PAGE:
The Radeon’s engine is a Star City Plus-derived 109.7cc Duralife air-cooled unit which pushes out 8.4PS at 7000rpm and 8.7Nm at 5000rpm. Coupled with a well-spaced four-speed transmission, the engine feels torquey at low revs. Thanks to the torque, you can comfortably trundle along at 30kmph on the fourth all day long. The “all-down” type gear shifter feels precise and is smooth to operate too, without any clunkiness or false neutrals. We rode the bike under 50kmph in the city and it returned 66.29kmpl, which isn’t too bad for a commuter bike. Out on the highway, we got 63.97kmpl with the speedo needle hovering at 60kmph. This speed is a little out of its comfort zone, and it’s best to keep the bike between 30-50kmph if you want to squeeze out the maximum efficiency.
The engine’s refinement really takes the cake here. It feels vibe-free up until 70kmph but even beyond that, the intensity of the vibrations isn’t distracting. Despite pushing the engine to its limits, there’s only a light buzz on the footpegs and on the tank. Overall, refinement levels are really noteworthy. Likewise, acceleration is also brisk upto 70kmph, post which the power tapers off noticeably. In our tests, the motorcycle did 0-60kmph in 7.88 seconds, which is 0.68seconds slower compared to the Hero Splendor i-Smart. The bike topped out at a true speed of 92.44kmph, which is just 0.34kmph more than the i-Smart.
The Radeon’s single cradle tubular frame employs telescopic forks up front and a 5-step preload adjustable rear shock absorber. Damping is really good over bad roads, and the soft and wide flat seat makes life on the saddle even more comfortable. The motorcycle remains surefooted even while going over bumps at higher-than-normal speeds. The large 18-inch alloys (1-inch bigger than the Star City Plus’ wheels) are also partly responsible for the good ride quality. Ergonomically, the riding stance is upright, and there’s no strain on the rider’s shoulders or forearms while riding long distances either. The seat is quite roomy for the pillion too, and can even comfortably accommodate people with large frames.
The wheels are shod with tubeless TVS Dura Grip tyres, which are optimised for grip and fuel efficiency as per the brand. Grip levels are good for city roads but on bad patches, especially on gravel, these make you feel a bit nervous. Stopping power is provided by 130mm drum brakes up front and a 110mm drum at the rear. The brakes have decent feel and progression, but leave you asking for more bite. From 60kmph to zero, the braking distance stands at 23.74m, which is 0.23m more than the i-Smart. An optional disc brake up front would’ve improved the braking performance and confidence considerably. Sync braking might make a difference for users who have a rear bias while braking, but for riders who primarily use the front brake (which they should in any case), it doesn’t really enhance braking performance.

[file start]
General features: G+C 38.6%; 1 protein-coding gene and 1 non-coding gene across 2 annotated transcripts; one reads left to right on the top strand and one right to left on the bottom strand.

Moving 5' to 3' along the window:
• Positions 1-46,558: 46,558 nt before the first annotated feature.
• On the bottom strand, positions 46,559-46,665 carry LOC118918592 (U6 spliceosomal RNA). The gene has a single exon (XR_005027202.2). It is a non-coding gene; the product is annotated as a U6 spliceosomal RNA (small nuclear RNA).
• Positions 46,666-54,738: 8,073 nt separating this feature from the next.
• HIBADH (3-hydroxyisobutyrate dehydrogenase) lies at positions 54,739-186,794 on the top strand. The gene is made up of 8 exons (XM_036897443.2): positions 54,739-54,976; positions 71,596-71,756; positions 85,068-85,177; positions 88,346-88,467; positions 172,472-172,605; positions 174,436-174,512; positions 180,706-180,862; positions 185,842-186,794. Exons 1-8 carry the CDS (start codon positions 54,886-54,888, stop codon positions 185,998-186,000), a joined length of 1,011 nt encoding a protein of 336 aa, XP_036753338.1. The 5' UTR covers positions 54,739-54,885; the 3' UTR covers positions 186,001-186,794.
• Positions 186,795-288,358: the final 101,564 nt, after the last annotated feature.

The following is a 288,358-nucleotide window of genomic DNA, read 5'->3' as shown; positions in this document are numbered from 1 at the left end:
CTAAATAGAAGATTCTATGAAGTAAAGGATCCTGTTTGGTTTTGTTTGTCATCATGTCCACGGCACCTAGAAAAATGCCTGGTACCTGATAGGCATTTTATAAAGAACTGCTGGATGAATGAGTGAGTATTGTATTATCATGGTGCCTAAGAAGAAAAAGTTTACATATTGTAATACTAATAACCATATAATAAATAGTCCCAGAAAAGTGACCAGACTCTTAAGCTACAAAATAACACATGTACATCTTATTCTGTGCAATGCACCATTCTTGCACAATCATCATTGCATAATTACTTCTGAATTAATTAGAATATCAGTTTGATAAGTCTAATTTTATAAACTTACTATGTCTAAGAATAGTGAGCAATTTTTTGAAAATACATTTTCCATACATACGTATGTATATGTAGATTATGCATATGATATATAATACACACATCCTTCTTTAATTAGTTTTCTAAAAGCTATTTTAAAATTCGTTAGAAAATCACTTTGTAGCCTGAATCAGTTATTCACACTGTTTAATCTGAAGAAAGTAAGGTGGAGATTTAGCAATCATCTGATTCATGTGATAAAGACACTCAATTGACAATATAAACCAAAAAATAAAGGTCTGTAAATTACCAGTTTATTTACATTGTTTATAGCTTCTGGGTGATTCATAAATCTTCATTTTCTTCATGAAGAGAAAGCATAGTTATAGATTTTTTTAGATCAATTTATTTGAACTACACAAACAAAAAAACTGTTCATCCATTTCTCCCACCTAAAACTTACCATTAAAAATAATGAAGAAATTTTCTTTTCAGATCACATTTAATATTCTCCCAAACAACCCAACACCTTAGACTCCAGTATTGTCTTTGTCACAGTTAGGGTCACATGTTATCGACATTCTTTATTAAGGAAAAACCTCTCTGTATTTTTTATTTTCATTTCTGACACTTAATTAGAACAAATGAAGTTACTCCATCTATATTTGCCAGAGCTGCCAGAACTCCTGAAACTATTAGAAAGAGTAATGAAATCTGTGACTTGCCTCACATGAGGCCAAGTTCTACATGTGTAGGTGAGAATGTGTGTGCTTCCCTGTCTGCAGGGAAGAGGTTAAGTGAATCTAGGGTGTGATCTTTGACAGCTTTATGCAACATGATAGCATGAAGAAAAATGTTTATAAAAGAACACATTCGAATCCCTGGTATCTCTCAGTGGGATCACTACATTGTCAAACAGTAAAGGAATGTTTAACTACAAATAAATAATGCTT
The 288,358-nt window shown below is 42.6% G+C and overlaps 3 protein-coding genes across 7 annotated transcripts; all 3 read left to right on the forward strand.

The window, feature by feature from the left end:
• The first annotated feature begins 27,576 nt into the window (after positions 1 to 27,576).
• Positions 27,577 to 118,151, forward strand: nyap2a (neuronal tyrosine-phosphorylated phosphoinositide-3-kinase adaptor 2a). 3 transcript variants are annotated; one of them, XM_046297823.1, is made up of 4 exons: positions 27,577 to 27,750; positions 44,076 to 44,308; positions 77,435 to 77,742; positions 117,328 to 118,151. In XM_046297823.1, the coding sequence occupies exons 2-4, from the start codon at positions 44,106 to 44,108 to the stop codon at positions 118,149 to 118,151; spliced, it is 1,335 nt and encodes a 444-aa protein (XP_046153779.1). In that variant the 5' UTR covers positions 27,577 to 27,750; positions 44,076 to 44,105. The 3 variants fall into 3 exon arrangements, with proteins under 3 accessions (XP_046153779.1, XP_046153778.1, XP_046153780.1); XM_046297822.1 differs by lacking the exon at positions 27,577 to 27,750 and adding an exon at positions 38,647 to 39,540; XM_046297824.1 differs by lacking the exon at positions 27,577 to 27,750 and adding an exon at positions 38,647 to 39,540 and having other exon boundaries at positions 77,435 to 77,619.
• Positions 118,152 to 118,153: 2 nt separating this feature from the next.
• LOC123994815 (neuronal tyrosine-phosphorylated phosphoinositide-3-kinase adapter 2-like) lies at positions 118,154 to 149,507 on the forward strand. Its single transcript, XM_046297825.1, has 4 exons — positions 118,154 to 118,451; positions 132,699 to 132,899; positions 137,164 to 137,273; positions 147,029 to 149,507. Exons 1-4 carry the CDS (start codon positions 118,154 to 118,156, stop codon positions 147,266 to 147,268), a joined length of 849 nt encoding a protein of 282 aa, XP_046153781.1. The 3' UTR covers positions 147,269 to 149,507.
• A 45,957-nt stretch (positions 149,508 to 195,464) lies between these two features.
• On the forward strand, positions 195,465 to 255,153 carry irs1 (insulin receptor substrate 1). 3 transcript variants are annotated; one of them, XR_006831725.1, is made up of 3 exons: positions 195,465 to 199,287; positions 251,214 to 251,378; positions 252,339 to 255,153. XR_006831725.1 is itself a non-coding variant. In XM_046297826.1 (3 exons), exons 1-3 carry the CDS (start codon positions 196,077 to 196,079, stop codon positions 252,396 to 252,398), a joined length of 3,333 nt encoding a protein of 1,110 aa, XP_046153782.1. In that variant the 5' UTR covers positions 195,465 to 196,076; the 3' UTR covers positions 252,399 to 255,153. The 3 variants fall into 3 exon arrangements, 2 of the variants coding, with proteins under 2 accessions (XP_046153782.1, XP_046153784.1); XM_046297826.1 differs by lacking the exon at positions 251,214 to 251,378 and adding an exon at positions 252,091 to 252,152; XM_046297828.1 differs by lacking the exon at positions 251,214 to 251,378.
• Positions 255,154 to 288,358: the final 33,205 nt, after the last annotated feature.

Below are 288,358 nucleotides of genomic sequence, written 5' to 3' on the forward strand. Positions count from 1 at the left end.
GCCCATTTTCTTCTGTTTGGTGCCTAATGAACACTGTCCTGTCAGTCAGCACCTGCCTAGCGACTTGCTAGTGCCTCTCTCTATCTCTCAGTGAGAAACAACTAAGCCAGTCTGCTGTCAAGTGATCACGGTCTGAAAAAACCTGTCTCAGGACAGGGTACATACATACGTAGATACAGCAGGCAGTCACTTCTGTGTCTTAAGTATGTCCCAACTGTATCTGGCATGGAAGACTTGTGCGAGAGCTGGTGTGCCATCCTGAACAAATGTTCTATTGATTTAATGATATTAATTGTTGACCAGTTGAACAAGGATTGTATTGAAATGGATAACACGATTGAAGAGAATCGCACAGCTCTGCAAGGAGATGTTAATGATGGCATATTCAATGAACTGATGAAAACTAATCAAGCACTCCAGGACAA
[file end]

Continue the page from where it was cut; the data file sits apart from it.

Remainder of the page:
Can it dethrone the Splendor?
Among the TVS family, the Radeon slots in between the slightly more premium Star City Plus and the entry-level 100cc Sport. If you see its immediate competitors, in terms of design and pricing, the Radeon goes head-to-head with the Hero Splendor Plus. At Rs 49,060, the Splendor Plus comes with a smaller 97.2cc engine, only kickstart and spoke wheels (electric start and alloys are available on more expensive variants, though). On the other hand, the TVS Radeon offers you a bigger engine, better features with familiar styling for almost the same price, Rs 48,990 (both prices ex-showroom Delhi).
Overall, the Radeon does a really good job at fulfilling its intended purpose. It certainly seems to be a better proposition in terms of performance and features and value-for-money than the best-selling motorcycle from Hero. The only chinks in its armour are the brakes. Even if TVS offered a front disc, it wouldn’t drive the bike’s price up by too much when compared to the top-end Splendor Plus, which costs Rs 52,060 (ex-Delhi) for the self-start, alloy wheel model.
If you’re looking for a budget-friendly, reliable commuter motorcycle which will get you from point A to point B with relative ease and comfort, while offering a healthy dose of style and features, then the Radeon gets a strong recommendation from us.